Last November, the American people voted for change in Washington. They elected Republican majorities to both chambers of Congress and elected a Republican president because, as a party, we pledged to fix the broken status quo of the past eight years.
Reforming our dysfunctional federal government and restoring sanity to our nation’s capital starts with relieving the American people from the burdens and excessive costs of our defective health care system and requiring Washington to once again live within its means.
These objectives are two sides of the same coin. Enacting real health care reform that will clean up the mess created by Obamacare is a crucial step toward paying down our nearly $20 trillion national debt and putting the federal government on a path of fiscal sustainability.
For this reason, some have called on Congress to use the first major legislative vehicle of the year—a budget resolution for fiscal year 2017—to repeal and replace Obamacare and to balance the federal budget.
I, for one, would love to see a bill that simultaneously repeals and replaces Obamacare while also balancing the budget, but this approach fails to account for the protracted and piecemeal nature of the legislative process.
The bigger and more complex a piece of legislation is, the harder it is to build a consensus around it. So, instead of trying to accomplish everything at once, we should proceed step by step, starting with the measure that we know already has majority support: repealing Obamacare.
Since 2010, most Republican members of Congress—myself included—were elected and re-elected because we promised to take any opportunity possible to end this disastrous law. In December 2015, House and Senate Republicans followed through on that promise and passed a bill, H.R. 3762, that repealed much of Obamacare.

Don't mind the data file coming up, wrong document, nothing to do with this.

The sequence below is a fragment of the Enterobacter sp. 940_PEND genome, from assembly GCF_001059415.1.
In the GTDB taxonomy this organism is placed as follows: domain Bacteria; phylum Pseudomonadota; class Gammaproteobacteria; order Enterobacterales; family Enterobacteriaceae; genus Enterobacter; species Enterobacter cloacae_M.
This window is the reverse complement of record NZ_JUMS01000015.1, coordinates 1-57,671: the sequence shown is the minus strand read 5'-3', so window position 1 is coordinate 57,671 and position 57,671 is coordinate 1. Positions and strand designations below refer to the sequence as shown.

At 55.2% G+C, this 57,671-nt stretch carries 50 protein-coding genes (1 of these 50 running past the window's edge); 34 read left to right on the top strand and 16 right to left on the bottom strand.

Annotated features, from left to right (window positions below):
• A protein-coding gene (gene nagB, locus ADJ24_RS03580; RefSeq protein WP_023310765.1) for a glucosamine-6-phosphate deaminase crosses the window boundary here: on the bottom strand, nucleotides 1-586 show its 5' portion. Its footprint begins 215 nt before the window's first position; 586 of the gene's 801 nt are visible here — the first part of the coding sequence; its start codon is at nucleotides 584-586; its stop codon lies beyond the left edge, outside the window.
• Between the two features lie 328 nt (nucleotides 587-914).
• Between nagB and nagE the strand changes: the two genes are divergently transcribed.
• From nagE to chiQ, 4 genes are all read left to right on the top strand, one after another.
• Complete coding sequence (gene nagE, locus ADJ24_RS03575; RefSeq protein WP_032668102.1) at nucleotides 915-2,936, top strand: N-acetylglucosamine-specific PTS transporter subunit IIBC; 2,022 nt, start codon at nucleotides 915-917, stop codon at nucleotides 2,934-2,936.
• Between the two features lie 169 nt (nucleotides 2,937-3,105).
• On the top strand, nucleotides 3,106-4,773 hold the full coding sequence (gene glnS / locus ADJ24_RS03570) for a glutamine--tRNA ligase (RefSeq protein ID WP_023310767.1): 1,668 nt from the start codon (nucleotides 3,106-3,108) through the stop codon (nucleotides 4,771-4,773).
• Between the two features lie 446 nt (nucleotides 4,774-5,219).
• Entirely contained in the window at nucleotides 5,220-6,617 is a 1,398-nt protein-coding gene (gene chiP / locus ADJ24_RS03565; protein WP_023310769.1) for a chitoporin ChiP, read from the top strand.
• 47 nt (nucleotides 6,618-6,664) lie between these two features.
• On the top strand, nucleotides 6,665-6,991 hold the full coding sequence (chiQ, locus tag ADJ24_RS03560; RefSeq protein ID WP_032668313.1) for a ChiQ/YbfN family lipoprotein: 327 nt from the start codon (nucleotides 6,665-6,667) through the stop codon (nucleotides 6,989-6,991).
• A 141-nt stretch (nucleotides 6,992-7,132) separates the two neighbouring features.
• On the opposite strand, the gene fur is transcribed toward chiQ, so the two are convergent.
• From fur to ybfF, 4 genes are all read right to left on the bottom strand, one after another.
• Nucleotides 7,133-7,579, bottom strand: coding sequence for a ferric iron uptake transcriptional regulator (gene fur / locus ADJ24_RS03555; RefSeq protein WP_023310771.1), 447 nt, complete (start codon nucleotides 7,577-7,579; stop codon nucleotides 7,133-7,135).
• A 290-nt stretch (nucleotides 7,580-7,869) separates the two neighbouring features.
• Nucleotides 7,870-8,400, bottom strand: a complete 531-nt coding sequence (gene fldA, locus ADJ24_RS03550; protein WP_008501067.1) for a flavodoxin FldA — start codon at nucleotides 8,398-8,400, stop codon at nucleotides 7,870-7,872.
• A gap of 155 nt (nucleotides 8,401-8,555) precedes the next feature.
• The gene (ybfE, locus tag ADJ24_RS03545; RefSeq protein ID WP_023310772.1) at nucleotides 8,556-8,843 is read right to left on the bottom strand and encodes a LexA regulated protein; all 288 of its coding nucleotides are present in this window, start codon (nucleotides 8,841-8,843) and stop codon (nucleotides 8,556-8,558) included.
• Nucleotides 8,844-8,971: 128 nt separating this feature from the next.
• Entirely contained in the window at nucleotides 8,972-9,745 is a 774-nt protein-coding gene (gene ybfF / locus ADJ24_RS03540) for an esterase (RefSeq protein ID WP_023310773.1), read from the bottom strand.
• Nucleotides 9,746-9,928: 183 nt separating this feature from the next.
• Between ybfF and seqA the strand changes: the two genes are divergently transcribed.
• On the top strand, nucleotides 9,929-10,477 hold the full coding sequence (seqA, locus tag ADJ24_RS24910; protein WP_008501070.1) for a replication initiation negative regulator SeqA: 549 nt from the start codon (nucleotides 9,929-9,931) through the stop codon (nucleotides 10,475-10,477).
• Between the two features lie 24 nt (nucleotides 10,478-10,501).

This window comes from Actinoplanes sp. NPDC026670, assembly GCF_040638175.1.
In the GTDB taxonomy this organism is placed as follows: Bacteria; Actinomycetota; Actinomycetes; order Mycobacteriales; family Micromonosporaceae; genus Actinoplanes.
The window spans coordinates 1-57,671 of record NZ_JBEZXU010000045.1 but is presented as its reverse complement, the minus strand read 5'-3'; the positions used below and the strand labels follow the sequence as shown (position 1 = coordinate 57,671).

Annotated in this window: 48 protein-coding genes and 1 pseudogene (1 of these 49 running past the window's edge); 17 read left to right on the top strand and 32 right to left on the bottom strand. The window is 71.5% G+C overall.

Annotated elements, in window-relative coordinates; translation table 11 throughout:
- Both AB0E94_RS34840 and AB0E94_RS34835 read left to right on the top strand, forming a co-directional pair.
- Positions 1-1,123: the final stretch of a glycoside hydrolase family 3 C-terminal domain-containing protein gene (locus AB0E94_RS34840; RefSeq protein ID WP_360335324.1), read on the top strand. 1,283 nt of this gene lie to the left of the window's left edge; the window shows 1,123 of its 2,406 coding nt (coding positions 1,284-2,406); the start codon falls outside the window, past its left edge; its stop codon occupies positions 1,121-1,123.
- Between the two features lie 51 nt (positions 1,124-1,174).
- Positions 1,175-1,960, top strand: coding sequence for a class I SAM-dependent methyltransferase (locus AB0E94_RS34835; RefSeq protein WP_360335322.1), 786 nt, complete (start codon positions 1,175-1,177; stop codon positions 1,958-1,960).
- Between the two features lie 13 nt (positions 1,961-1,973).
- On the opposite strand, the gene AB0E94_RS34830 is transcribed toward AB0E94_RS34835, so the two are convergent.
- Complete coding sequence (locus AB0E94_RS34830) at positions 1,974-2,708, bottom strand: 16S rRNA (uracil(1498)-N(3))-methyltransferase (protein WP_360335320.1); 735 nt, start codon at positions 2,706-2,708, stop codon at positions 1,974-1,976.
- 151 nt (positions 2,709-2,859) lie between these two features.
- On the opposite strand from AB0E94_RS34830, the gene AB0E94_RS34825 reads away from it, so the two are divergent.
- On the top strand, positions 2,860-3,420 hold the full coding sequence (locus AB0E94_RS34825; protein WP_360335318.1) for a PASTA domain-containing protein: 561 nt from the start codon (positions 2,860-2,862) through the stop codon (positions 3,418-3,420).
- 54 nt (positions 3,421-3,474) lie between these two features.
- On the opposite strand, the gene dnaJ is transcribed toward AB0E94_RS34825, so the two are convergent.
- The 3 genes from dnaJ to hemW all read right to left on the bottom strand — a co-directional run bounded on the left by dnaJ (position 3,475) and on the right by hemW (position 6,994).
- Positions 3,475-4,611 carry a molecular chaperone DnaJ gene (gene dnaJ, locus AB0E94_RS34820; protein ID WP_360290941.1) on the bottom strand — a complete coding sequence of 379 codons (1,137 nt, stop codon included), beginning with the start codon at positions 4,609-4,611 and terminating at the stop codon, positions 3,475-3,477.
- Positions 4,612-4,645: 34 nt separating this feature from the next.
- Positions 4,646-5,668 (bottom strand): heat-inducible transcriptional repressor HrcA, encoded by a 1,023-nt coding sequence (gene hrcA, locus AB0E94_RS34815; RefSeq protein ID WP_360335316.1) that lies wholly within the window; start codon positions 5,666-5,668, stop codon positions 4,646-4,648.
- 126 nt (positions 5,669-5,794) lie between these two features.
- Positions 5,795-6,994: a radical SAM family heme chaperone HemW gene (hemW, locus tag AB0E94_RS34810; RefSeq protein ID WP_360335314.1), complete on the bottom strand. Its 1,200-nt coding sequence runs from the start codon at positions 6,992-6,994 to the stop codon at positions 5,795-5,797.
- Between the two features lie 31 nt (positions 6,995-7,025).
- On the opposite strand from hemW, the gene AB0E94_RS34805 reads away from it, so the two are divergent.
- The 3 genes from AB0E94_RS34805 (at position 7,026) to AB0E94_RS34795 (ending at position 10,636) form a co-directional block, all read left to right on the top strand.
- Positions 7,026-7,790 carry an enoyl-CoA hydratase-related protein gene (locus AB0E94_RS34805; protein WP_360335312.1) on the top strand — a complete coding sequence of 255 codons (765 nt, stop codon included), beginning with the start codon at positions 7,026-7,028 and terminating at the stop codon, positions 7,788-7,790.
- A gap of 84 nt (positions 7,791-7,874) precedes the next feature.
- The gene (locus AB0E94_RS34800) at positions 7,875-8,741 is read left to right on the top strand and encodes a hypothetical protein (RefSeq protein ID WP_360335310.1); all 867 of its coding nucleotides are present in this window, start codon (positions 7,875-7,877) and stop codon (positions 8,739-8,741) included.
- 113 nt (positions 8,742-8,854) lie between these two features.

President Barack Obama promptly vetoed the bill, but the exercise was not a fruitless effort because it established the minimum standards against which any future Obamacare repeal bills would be measured. H.R. 3762 zeroed out Obamacare’s individual and employer mandates, scrapped the taxes, revived health savings accounts, and rolled back the Medicaid expansion and subsidies.
Majorities in the House and Senate are on record voting for all of these items, and we owe it to the Americans who voted for us this past November to ensure that we do it again, this time with a president who will sign it into law.
That’s step one, and we can take it next week by passing the budget resolution for fiscal year 2017. Step two is to tackle our fiscal crisis, which will involve replacing Obamacare with a health care law that actually works.
For the past six years, Republicans in Congress have been developing free-market health care reform proposals that will lower costs, improve quality, and increase access for all Americans. But we have yet to build the consensus around a detailed plan that we can enact into law.
So, step two is going to take some time to complete, but we can start by passing a budget resolution for fiscal year 2018 later this year that sets our new, unified Republican federal government on a path to balance in 10 years without the use of budgetary gimmicks or tax increases.
The American people voted for change in 2016. But they know it can’t all come at once. The Republican majorities in Congress have a lot of work ahead of us, and the only way we can do it all is to proceed one step at a time.